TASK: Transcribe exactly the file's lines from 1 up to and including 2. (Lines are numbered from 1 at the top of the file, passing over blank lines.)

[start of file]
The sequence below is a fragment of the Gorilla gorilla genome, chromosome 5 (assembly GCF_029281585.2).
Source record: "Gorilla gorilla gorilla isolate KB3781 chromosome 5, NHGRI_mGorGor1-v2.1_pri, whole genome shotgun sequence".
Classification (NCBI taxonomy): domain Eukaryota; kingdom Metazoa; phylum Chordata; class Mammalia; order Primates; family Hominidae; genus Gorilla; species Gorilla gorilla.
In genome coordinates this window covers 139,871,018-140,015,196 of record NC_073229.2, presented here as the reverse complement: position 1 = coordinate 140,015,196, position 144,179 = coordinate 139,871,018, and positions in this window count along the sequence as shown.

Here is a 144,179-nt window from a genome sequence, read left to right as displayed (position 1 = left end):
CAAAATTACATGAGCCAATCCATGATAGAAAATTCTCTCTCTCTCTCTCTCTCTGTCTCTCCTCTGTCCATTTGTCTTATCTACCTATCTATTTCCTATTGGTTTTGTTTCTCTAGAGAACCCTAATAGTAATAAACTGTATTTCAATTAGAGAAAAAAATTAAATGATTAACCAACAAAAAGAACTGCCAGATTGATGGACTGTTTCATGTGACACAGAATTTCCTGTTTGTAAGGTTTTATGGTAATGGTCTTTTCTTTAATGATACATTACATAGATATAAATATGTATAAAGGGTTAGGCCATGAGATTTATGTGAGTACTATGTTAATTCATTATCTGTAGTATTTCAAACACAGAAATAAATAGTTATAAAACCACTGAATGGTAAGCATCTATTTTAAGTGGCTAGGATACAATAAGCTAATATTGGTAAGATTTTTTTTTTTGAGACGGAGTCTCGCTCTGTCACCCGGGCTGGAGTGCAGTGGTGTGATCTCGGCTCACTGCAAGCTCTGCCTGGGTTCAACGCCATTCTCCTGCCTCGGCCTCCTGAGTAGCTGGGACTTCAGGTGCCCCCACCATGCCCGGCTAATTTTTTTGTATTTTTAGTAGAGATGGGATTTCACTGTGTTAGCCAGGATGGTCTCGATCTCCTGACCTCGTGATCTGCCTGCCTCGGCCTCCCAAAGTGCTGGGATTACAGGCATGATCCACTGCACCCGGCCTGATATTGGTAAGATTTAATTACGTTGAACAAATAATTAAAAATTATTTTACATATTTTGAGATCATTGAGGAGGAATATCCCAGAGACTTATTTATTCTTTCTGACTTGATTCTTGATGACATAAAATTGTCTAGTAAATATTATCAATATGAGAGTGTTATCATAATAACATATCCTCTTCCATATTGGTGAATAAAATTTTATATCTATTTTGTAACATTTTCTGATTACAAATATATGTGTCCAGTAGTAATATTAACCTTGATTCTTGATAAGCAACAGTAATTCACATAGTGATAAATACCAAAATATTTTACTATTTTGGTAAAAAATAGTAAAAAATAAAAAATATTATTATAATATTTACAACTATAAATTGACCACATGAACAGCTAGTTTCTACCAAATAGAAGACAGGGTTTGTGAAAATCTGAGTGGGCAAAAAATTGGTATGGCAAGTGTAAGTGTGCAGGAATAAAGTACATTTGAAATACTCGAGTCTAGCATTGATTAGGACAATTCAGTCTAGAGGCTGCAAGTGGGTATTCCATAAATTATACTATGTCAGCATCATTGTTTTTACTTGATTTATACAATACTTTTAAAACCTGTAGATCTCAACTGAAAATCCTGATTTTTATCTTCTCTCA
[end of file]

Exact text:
The sequence below is a fragment of the Gorilla gorilla genome, chromosome 5 (assembly GCF_029281585.2).
Source record: "Gorilla gorilla gorilla isolate KB3781 chromosome 5, NHGRI_mGorGor1-v2.1_pri, whole genome shotgun sequence".